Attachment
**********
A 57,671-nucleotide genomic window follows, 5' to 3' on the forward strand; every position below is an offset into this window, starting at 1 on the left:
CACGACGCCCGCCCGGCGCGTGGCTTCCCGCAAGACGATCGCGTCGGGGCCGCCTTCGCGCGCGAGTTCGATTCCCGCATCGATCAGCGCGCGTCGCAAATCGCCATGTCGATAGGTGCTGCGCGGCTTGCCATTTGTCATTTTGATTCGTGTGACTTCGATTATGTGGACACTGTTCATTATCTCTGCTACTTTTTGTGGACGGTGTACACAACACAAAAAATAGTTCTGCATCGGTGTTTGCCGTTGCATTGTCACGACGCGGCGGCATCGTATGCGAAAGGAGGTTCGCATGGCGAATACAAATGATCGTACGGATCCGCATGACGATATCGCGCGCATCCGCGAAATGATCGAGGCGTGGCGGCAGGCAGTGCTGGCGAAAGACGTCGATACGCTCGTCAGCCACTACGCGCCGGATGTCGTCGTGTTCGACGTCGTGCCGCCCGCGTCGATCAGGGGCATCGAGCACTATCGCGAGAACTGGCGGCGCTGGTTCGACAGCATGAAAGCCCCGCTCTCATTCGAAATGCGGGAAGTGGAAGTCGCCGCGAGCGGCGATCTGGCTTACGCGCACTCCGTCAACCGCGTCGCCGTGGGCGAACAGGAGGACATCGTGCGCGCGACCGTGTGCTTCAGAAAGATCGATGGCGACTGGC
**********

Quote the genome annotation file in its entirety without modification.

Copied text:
A 57,671-nucleotide genomic window follows, 5' to 3' on the forward strand; every position below is an offset into this window, starting at 1 on the left:
CACGACGCCCGCCCGGCGCGTGGCTTCCCGCAAGACGATCGCGTCGGGGCCGCCTTCGCGCGCGAGTTCGATTCCCGCATCGATCAGCGCGCGTCGCAAATCGCCATGTCGATAGGTGCTGCGCGGCTTGCCATTTGTCATTTTGATTCGTGTGACTTCGATTATGTGGACACTGTTCATTATCTCTGCTACTTTTTGTGGACGGTGTACACAACACAAAAAATAGTTCTGCATCGGTGTTTGCCGTTGCATTGTCACGACGCGGCGGCATCGTATGCGAAAGGAGGTTCGCATGGCGAATACAAATGATCGTACGGATCCGCATGACGATATCGCGCGCATCCGCGAAATGATCGAGGCGTGGCGGCAGGCAGTGCTGGCGAAAGACGTCGATACGCTCGTCAGCCACTACGCGCCGGATGTCGTCGTGTTCGACGTCGTGCCGCCCGCGTCGATCAGGGGCATCGAGCACTATCGCGAGAACTGGCGGCGCTGGTTCGACAGCATGAAAGCCCCGCTCTCATTCGAAATGCGGGAAGTGGAAGTCGCCGCGAGCGGCGATCTGGCTTACGCGCACTCCGTCAACCGCGTCGCCGTGGGCGAACAGGAGGACATCGTGCGCGCGACCGTGTGCTTCAGAAAGATCGATGGCGACTGGC